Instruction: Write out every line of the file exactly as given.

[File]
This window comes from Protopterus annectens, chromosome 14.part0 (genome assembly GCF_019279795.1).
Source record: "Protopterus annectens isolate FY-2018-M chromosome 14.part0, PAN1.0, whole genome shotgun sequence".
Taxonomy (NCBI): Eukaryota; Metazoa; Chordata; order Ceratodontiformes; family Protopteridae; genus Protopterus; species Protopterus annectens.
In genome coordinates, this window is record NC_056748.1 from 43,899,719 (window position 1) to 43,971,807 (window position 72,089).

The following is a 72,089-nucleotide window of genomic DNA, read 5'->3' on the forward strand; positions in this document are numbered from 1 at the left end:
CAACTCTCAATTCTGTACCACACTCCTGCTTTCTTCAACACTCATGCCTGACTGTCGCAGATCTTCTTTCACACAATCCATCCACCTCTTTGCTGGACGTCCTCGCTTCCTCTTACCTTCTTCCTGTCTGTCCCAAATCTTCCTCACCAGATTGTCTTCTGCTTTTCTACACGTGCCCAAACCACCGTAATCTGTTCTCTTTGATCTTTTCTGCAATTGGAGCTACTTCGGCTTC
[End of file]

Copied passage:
This window comes from Protopterus annectens, chromosome 14.part0 (genome assembly GCF_019279795.1).
Source record: "Protopterus annectens isolate FY-2018-M chromosome 14.part0, PAN1.0, whole genome shotgun sequence".
Taxonomy (NCBI): Eukaryota; Metazoa; Chordata; order Ceratodontiformes; family Protopteridae; genus Protopterus; species Protopterus annectens.
In genome coordinates, this window is record NC_056748.1 from 43,899,719 (window position 1) to 43,971,807 (window position 72,089).

The following is a 72,089-nucleotide window of genomic DNA, read 5'->3' on the forward strand; positions in this document are numbered from 1 at the left end:
CAACTCTCAATTCTGTACCACACTCCTGCTTTCTTCAACACTCATGCCTGACTGTCGCAGATCTTCTTTCACACAATCCATCCACCTCTTTGCTGGACGTCCTCGCTTCCTCTTACCTTCTTCCTGTCTGTCCCAAATCTTCCTCACCAGATTGTCTTCTGCTTTTCTACACGTGCCCAAACCACCGTAATCTGTTCTCTTTGATCTTTTCTGCAATTGGAGCTACTTCGGCTTC